Autocorrelation vs Non-stationary

What is the relationship between autocorrelation and non-stationary?

Is it true that non-zero autocorrelation $\implies$ non-stationary, but not vice versa?

• What do you mean with "Is it true that autocorrelation"? as you stated it for me the crucial information/property about autocorrelation is missing: do you mean autocorrelation is = 0 or != 0, does (not) exist and is finite, decays slowly/fast, depends on the point in time rather than lag, ...? what property of the autocorrelation do you want to relate to non-stationarity? – Georg M. Goerg Aug 19 '15 at 3:03
• What I meant was does autocorrelation imply non-stationary? – JPN Aug 19 '15 at 10:50
• @GeorgM.Goerg there is an implication arrow in the statement. Maybe there is an issue with MathJax rendering in your browser? – ekvall Aug 19 '15 at 13:33
• I do see the implication arrow of A => B, where A = "autocorrelation" and B = "non-stationary". however, for me just "autocorrelation" is not a statement alone; "autocorrelation = 0" or "autocorrelation != 0" is a statement. but now I guess OP meant that autocorrelation is non-zero, as is in the statement "time series with autocorrelation" where it;s implied you mean it's non-zero, as otherwise you wouldnt say it. I'll add that to original post to clarify – Georg M. Goerg Aug 19 '15 at 21:08

Neither is true. Consider the two following examples:

(1) Let $\xi \sim N(0,1)$ and define the stochastic process $X_i=\xi, i=1,2,\dots$. it's easy to check that this process is (strongly) stationary, while at the same time $\mathrm{Cov}(X_i, X_j)=1, \forall i,j$.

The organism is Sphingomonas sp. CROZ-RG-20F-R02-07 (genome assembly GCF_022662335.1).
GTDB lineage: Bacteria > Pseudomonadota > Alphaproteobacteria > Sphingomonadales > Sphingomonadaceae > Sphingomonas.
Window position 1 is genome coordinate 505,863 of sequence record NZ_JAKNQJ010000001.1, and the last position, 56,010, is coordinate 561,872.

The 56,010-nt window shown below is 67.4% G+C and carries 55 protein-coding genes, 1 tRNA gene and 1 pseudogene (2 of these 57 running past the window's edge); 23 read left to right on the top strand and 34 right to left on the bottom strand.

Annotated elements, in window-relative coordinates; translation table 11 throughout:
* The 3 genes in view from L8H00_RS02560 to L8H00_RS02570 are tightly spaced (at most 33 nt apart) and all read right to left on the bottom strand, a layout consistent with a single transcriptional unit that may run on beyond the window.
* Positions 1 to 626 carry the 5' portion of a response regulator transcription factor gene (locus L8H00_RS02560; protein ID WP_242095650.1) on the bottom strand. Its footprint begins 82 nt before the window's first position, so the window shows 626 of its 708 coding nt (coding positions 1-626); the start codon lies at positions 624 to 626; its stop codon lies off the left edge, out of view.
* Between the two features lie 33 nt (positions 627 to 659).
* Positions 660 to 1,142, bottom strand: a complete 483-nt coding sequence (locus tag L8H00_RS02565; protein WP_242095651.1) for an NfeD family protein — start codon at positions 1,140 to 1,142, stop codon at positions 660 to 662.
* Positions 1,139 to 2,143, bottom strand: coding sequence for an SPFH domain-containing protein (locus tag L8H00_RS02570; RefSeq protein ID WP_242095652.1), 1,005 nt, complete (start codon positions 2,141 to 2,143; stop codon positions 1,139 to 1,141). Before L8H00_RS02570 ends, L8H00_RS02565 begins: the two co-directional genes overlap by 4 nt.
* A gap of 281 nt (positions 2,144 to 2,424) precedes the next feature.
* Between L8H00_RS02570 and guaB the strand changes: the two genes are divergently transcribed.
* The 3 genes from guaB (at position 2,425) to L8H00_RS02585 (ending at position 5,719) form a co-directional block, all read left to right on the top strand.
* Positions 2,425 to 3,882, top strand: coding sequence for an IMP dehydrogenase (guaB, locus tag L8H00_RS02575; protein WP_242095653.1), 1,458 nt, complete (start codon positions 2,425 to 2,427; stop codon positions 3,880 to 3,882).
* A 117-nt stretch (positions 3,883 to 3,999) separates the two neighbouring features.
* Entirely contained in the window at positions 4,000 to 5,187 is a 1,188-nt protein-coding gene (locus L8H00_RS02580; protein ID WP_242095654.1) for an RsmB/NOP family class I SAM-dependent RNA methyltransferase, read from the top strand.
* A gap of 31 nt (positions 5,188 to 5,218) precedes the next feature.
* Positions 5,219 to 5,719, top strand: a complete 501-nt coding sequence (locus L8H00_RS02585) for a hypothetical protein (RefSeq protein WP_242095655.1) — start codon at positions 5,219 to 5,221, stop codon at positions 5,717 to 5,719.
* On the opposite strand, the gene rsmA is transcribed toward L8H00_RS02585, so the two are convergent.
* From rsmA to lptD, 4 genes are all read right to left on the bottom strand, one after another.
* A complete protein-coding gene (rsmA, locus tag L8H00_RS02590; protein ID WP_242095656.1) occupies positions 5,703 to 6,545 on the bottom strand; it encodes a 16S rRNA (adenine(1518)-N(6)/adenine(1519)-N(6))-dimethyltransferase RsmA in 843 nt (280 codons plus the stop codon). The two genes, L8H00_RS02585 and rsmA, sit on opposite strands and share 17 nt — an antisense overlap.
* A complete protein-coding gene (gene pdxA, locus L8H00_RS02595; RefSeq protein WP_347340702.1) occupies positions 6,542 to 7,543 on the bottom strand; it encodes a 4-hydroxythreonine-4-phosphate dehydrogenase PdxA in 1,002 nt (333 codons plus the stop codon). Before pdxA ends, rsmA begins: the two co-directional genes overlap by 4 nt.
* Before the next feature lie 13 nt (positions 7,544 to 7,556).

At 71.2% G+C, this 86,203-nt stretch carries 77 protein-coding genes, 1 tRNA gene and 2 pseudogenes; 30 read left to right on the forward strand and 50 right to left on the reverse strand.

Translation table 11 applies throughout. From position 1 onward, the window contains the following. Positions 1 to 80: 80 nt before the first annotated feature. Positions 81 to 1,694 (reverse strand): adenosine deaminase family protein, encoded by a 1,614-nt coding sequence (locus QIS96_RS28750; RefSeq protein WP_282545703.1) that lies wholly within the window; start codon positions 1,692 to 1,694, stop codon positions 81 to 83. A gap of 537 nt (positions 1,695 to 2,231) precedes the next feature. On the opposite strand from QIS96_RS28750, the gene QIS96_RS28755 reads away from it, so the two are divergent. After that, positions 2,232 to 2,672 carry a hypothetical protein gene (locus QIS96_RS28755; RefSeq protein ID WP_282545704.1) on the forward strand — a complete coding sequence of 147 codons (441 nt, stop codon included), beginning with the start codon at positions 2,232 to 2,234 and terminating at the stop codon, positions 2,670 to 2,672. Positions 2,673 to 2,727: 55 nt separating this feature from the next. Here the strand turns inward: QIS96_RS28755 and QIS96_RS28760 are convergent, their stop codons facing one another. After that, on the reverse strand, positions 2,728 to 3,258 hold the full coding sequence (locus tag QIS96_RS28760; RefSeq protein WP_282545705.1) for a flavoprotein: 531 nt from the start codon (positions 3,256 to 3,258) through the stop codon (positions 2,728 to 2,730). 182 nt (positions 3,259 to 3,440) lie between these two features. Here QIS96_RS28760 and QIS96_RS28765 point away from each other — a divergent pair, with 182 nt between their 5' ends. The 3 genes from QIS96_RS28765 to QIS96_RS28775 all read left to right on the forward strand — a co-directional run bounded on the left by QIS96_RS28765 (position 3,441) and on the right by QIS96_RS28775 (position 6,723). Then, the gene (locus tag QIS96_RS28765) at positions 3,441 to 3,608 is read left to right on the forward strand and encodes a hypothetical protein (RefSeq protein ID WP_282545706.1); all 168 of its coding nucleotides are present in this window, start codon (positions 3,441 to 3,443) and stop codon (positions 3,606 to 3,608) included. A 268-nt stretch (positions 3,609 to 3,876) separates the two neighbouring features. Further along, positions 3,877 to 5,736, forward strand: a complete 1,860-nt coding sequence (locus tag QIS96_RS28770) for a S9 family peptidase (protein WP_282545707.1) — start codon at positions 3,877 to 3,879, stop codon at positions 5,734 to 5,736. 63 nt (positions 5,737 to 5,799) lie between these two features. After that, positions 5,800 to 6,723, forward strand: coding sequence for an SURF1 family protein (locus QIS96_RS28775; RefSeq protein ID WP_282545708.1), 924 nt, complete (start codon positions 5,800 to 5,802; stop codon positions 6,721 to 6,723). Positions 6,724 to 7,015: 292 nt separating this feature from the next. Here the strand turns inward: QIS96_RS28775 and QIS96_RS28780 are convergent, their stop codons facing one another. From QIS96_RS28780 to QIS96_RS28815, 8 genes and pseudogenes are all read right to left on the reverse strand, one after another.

(2) Consider a stochastic process consisting of independent Gaussian variables $X_i \sim N(0, i), i=1,2,\dots$. This process is clearly not stationary, but the autocorrelation is zero for all lags since the variables are independent.

• +1 You might prefer to write "zero autocorrelation," since many people would naturally interpret "no autocorrelation" as "the autocorrelation is not defined." – whuber Aug 18 '15 at 20:39

Autocorrelation doesn't cause non-stationarity. Non-stationarity doesn't require autocorrelation. I won't say they're not related, but they're not related the way you stated.

For instance, AR(1) process is autocorrelated, but it's stationary: $$x_t=c+\phi_1 x_{t-1}+\varepsilon_t$$ $$\varepsilon_t\sim\mathcal{N}(0,\sigma)$$

You can see that the unconditional mean is $E[x_t]=\frac{c}{1-\phi_1}$, i.e. stationary.

I(1) is non-stationary: $$x_t=x_{t-1}+\varepsilon_t$$ Here, errors $\varepsilon_t$ are not autocorrelated, but $x_t$ are autocorrelated: $\operatorname{cov}[x_t,x_{t-1}]\ne 0$.

Obviously, we want $|\phi_1|<1$, otherwise, AR(1) will blow up, as Richard Hardy noted.

• @RichardHardy, for a math markup, they should really have \cov as an operator. – Aksakal Aug 18 '15 at 18:52
• They don't seem to. But I am a very basic TeX user, so I might not be aware of the right way to write things. – Richard Hardy Aug 18 '15 at 18:56